Liked by 2 people

      • Jasmine on said:

        A detailed response, Merlyn, thank you. I would like to think you are correct and that Richard will somehow grab the world’s consciousness and new generations of academics will reassess his life and reign and the public will eventually know the real man and what he did. Unfortunately I do not think that Richard has the same pulling power as the works of Wilde or other Victorian writers.

        I am not saying that no progress will be made, but perhaps not the breakthrough you anticipate.

        Perhaps a closer analogy is the discovery of Tutankhamen in the 1920s. There was world wide interest in the discovery and if you look at the art of the period and later, you will see a great influence of all things Ancient Egyptian. His tomb gets thousands of visitors each year. Recently there was a study of his DNA and that of other royal mummies in an attempt to find more about exactly who he was and who his parents were.

        I am sure that there are academic courses on 18th Dynasty Egypt and certainly there are large numbers of glossy books on the subject. People all over the world know exactly who he is – he is famous.

        However, how many of those people who know his name, actually know anything about him, his reign, the political situation in Egypt at the time, his achievements etc etc?

        As I said at the start, I would like to think you are correct, and perhaps you are. But it is not a certainty. Perhaps Richard will be a nine days’ wonder and after the celebrations of his reburial are over, and people go back to their daily lives, there may be a few dozen people inspired by it all to find out more, but the majority will go on to the next thing.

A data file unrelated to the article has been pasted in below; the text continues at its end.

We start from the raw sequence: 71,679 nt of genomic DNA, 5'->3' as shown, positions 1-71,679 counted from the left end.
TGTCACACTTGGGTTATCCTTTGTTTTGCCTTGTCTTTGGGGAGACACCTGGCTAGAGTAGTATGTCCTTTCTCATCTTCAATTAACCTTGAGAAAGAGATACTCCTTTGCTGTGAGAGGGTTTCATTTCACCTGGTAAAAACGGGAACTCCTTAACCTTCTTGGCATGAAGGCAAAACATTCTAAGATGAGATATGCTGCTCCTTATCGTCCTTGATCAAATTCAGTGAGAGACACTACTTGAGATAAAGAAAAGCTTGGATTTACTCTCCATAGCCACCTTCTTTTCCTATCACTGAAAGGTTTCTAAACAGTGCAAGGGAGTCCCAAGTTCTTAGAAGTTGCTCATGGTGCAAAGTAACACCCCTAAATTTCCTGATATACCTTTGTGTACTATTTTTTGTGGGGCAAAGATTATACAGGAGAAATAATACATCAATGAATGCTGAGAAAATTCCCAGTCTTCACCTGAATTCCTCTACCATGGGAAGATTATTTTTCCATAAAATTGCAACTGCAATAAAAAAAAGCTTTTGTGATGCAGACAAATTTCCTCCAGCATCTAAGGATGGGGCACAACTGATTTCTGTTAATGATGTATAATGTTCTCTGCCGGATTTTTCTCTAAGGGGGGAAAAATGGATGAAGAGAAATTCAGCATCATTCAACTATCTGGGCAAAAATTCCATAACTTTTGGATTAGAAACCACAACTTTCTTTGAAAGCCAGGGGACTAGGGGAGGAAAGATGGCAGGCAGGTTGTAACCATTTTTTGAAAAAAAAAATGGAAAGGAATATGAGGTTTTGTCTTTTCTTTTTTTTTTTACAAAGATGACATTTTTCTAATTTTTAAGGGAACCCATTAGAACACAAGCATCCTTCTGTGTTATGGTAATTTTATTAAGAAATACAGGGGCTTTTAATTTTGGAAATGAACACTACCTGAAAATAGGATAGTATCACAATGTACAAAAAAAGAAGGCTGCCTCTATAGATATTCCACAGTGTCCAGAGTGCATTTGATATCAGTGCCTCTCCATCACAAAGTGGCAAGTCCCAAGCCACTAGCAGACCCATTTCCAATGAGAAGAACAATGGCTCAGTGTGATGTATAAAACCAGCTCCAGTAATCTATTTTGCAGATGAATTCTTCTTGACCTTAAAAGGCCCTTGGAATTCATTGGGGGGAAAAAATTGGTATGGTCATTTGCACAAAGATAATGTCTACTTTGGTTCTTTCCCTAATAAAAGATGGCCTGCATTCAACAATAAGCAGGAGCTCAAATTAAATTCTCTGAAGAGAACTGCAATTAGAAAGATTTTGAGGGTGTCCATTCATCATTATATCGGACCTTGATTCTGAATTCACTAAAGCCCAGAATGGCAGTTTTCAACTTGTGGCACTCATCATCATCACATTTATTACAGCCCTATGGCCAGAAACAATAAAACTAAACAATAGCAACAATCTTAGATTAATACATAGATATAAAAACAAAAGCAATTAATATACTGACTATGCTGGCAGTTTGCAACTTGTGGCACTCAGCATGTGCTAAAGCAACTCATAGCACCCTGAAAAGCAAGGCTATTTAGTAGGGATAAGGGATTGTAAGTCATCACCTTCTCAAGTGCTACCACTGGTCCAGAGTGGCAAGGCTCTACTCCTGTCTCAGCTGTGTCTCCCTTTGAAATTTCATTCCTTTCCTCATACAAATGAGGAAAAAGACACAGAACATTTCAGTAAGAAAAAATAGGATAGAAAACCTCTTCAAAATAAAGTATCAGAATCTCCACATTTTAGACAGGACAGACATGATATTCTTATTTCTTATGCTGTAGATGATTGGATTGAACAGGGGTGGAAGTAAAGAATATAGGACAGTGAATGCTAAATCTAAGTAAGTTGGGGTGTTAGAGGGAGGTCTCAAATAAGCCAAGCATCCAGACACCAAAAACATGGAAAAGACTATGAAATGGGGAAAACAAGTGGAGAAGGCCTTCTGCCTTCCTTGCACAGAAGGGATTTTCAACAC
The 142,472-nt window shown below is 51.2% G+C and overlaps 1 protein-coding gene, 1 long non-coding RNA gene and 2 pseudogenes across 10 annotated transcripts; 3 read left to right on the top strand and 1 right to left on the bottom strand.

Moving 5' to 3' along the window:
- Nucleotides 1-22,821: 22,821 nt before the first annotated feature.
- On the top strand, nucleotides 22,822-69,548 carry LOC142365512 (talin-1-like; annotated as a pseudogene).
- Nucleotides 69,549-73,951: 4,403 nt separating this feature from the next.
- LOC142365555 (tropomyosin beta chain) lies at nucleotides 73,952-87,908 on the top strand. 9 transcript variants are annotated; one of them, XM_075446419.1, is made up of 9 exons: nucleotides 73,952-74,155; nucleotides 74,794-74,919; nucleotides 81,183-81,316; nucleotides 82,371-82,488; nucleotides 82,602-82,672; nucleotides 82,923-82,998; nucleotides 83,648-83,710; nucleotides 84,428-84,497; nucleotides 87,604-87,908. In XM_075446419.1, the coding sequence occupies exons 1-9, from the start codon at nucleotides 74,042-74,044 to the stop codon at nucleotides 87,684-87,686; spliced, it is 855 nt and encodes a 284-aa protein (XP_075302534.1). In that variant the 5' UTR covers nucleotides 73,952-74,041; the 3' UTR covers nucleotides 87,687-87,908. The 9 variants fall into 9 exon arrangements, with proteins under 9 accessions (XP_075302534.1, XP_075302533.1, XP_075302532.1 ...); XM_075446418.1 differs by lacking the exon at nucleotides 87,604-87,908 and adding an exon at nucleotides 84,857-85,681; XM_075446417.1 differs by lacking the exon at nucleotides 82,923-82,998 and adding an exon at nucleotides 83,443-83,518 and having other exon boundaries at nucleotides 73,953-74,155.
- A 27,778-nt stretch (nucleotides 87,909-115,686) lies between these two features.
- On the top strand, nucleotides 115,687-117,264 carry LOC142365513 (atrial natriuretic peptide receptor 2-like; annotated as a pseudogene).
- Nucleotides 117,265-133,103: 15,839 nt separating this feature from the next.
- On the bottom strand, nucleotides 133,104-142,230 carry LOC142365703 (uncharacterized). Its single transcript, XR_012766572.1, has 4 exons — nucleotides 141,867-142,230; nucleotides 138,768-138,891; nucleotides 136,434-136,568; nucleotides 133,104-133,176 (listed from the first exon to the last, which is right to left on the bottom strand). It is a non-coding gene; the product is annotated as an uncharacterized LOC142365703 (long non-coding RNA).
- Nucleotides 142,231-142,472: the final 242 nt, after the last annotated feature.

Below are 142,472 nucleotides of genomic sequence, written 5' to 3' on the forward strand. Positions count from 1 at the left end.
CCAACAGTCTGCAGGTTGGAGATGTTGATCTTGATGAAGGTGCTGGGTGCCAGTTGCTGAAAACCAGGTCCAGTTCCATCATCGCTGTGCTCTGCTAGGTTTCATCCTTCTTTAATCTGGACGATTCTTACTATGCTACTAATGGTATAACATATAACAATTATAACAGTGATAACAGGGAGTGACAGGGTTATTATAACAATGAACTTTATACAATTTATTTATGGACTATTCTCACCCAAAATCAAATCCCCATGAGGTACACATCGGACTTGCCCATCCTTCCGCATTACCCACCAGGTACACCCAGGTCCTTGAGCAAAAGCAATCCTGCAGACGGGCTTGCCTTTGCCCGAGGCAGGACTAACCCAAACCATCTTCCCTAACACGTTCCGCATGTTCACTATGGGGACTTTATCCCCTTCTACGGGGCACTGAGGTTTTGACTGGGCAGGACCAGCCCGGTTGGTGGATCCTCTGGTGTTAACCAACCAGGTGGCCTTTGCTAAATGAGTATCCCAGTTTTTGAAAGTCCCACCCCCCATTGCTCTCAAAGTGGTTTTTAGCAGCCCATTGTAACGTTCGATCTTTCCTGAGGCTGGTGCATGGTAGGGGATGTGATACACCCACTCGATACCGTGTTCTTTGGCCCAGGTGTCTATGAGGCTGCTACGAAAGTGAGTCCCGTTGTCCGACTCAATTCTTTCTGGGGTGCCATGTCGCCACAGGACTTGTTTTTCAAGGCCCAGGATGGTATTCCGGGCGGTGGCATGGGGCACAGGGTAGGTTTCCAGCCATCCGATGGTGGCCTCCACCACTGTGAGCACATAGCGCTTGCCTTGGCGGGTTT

2. And I think as long as we know nothing about the fate of the princes, it will always be impossible to condemn Richard the Third to the lowest rung of hell.

    Liked by 3 people

    • blancsanglier on said:

      Why on earth should Richard be a nine days wonder after the reburial? He has been much more than that for 500 years up to his discovery, so he will continue to be after it. Even more so I would think.


      • Jasmine on said:

        In terms of the population at large (and leaving aside those already Ricardians or people interested in TWOTR or Medieval history) Richard will be a nine days wonder, or do you think all the people coming to Leicester, attending the events, queuing in the streets to see processions will go away converted into history buffs, keen to find out more? I am sure some of them will be, but for the majority, the celebrations around Richard’s reburial are a spectacle to observe and talk about for a few days before the next thing comes along.


  3. Exactly Maire, unless and until further evidence comes to light he must, by our present laws, be considered innocent and given the benefit of the doubt. It is disgraceful that he has been hounded by this rumour when there is no evidence which condemns him.

    Re: “Richard III has managed to get himself rediscovered and inserted firmly and forever into the 21st century.

    “Richard liveth yet?” You can bet your medieval gauntlet he does.”

    I am in the process of proof-reading my Ricardian novel, where he actually comes to the 21st century. There are historical references in it which, I hope, are accurate or, if not known, possible. It’s called “Richard Liveth Yet”!

    Liked by 2 people